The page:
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Collective Self-Control

October 06, 1985

"Alcohol Under Attack By 'New Temperance' " (Sept. 8) missed the mark by headlining alcohol as the target of the new temperance movement. The alcoholization of American life is the general focus of our public awareness efforts.

An alcoholistic or systems approach to reducing and preventing escalating alcohol-related problems must focus on the various environmental relationships and policies conditioning the use of alcohol, a psycho-active drug with a high-risk potential.

Societal norms, drinking practices and drinking settings are the context in which beverage alcohol is "used" by pusher, pushover--and the victimized. It is ironic that the article dealt so much with the new warfare between distillers and vintners over which type of firewater is the beverage of "moderation."

While we would tend to agree with the distillers that moderation "is a practice--the number of drinks consumed--not a beverage type . . . ," new temperance advocates hold to a dictionary definition of "temperance" as meaning both abstinence and moderation--and all the space in between.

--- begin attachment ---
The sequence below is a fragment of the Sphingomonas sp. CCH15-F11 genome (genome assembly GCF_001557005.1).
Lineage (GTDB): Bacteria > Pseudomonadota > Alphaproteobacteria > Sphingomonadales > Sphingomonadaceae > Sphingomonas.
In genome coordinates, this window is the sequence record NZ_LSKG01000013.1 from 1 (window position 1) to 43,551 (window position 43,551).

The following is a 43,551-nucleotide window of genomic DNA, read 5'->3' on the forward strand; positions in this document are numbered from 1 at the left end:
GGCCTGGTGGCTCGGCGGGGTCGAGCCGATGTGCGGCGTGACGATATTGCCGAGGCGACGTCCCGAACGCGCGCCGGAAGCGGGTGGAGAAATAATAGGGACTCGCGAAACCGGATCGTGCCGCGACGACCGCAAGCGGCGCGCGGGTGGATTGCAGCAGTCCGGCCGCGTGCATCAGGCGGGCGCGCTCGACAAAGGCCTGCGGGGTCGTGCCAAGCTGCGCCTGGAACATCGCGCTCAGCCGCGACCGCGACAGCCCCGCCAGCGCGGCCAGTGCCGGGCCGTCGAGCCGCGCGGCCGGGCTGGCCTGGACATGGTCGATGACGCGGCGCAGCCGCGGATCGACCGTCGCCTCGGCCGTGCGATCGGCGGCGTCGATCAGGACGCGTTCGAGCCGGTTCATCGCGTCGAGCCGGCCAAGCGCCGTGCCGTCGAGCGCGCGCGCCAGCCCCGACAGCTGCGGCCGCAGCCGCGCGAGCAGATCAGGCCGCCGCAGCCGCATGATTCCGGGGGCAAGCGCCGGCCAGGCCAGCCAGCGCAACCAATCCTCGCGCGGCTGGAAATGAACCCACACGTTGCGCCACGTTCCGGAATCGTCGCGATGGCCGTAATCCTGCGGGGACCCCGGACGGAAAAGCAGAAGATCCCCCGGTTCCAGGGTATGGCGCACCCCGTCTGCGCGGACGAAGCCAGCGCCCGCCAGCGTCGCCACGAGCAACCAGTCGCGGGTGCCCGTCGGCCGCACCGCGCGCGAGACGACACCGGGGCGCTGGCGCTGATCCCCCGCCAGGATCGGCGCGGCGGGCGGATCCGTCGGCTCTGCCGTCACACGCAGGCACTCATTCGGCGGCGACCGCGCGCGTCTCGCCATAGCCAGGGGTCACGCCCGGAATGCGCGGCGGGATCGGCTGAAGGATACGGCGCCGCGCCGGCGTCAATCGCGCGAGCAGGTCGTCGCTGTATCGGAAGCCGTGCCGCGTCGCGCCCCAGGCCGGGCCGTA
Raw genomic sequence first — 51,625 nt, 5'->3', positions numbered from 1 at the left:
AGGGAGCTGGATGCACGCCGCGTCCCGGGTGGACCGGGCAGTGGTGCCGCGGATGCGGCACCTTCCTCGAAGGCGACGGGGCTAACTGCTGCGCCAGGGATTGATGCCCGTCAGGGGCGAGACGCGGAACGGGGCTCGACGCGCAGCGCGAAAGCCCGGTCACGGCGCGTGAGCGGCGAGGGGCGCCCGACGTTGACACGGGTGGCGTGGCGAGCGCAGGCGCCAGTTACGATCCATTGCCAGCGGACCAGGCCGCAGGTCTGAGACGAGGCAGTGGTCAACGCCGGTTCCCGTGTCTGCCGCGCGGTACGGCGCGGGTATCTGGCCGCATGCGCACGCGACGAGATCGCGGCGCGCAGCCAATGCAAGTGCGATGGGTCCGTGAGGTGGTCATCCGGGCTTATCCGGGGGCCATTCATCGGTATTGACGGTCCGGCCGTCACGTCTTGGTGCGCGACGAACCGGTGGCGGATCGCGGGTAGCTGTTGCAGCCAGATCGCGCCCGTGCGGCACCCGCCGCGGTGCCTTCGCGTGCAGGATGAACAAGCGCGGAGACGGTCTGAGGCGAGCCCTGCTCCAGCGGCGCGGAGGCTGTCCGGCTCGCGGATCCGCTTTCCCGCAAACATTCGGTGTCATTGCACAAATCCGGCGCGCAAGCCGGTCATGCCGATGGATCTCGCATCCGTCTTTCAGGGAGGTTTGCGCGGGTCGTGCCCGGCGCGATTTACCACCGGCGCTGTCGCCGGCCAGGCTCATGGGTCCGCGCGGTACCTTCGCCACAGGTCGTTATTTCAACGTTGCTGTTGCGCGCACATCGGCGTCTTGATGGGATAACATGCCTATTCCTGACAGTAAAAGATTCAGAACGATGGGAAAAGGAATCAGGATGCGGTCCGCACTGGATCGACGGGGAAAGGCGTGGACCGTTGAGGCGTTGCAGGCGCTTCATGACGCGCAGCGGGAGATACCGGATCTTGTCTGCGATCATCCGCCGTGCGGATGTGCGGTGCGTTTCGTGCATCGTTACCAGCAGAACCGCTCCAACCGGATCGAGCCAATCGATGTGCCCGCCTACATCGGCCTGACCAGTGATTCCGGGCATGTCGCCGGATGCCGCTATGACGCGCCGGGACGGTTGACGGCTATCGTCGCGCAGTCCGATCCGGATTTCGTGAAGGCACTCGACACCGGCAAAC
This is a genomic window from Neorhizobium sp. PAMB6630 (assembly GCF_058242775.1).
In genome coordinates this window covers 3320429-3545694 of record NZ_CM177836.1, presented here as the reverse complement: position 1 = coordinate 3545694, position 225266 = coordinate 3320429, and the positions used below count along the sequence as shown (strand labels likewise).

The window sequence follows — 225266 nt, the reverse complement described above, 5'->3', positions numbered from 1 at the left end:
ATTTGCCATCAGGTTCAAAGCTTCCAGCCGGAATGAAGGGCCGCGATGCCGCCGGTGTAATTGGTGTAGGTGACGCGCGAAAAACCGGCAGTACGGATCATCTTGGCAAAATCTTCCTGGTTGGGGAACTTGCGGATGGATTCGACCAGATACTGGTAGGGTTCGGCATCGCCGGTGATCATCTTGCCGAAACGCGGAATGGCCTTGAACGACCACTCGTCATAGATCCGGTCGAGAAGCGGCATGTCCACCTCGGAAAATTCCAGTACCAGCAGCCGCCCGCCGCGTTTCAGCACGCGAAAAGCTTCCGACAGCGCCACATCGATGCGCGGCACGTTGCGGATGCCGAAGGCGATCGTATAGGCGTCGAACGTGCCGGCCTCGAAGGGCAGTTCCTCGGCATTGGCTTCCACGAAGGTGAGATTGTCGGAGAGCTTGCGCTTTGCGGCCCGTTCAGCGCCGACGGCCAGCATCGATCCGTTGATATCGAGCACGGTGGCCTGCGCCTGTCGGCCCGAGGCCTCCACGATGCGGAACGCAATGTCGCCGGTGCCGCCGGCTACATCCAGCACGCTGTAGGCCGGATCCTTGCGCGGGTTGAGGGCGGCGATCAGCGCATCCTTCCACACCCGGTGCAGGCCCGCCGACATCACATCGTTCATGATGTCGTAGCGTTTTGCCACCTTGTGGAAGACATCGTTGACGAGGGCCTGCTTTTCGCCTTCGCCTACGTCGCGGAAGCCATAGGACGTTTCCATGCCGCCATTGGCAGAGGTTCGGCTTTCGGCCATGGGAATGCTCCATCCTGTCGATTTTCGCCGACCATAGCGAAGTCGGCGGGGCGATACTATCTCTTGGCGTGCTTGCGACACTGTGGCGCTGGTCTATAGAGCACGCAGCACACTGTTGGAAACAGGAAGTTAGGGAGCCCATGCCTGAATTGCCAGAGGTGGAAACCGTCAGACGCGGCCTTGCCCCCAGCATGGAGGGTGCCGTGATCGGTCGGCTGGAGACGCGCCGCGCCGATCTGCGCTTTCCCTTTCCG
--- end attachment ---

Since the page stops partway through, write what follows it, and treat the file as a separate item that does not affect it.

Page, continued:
While we are not neo-prohibitionists, we lean toward the zero end of the alcohol-use continuum and not toward the high road from so-called moderation to overindulgence.

It is that sort of collective self-control that we would urge on American society's $120-billion yearly problem with booze.

RAY CHAVIRA

Member, California State Advisory Board

on Alcohol-Related Problems

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